writer tell all



One of the things I most love about blogging (which by extension means ‘the blogging community’ both broadly and narrowly defined) is the layers of serendipity that emerge between/among individuals and themes. Take this blog hop, for instance, with its theme of ‘writers tell all.’ I have just been posting a few snippets about why women write – a particular passion of mine and the focus of my work-in-the-world.

And now the questions point squarely at me, thanks to Monica Frazer (who by the way has just joined the incredibly gracious, informative and connected WordPress family – congratulations!!!). According to the template of her invitation to me, I see two responses and a set of nominations in my immediate future:

Question 1: What are you working on? 

Two chapbooks of poetry: Turnings about the many cycles of release and return as inhabitants of the natural world; and Fruit and Seed: Digging in the Mother Garden, a collection decades in the making and finally blossoming forth this summer about mothering and its lack.

Release and launch of Hear Me, See Me: Incarcerated Women Write, an unedited anthology of the raw prose and poetry of Vermont’s incarcerated women with whom my partner and I write weekly. Our Burlington VT launch event is set for October 3; the book is currently available from the publisher, Orbis Books, and Amazon. Continue reading

the heart tends to get away from us . . .

“The heart tends to get away from us, and we write from wherever we last left it.”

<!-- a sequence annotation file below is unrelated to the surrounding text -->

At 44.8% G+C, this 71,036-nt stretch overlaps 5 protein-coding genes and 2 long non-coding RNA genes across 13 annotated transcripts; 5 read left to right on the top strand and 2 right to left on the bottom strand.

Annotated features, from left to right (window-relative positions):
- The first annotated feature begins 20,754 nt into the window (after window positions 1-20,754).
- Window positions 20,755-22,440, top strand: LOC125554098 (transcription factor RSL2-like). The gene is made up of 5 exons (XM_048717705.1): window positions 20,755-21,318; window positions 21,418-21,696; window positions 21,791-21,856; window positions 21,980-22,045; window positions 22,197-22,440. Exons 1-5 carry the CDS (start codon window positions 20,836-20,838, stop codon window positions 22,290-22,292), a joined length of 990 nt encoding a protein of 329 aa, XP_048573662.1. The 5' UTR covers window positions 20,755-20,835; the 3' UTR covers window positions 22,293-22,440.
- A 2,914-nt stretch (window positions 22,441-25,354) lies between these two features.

–    Peter Jurich, Writers Digest, 2/11

The moment I read this quote I fell in love with it!! I love its playful attitude, the image of the wandering heart so independent, leaving us bewildered or bewitched or somewhere in between. It reminds me of my daughter, my dog, so many things I’ve witnessed in my life. I guess it even reminds me of me, how I wander away from my own thoughts, my own center, when I’m not paying close attention; when I need release, a change of pace; when I want out; when things overwhelm me; when I want another solution to a complexity that demands, demands, demands and I’m tired of giving, giving, giving.

I love its truth – how beautifully and simply this single line captures the essence of the writing process. We think we’re writing one thing, but then it wiggles away, morphs into Something Utterly Other, maybe even thumbing its nose at us or challenging us to follow with reason rather than just, well, letting the heart respond.

I also love how it speaks to aging – how often Things in general get away from us, usually of course because we left them somewhere; but how often it seems Things have a mind of their own, ambulate on their own accord either to annoy and frustrate or to test us – our patience, our creativity, our memory. In this case, we tend to try to find them, of course. And in the search, follow just this course of action: retracing our steps to what we last remember in an attempt to be led to the current location. Continue reading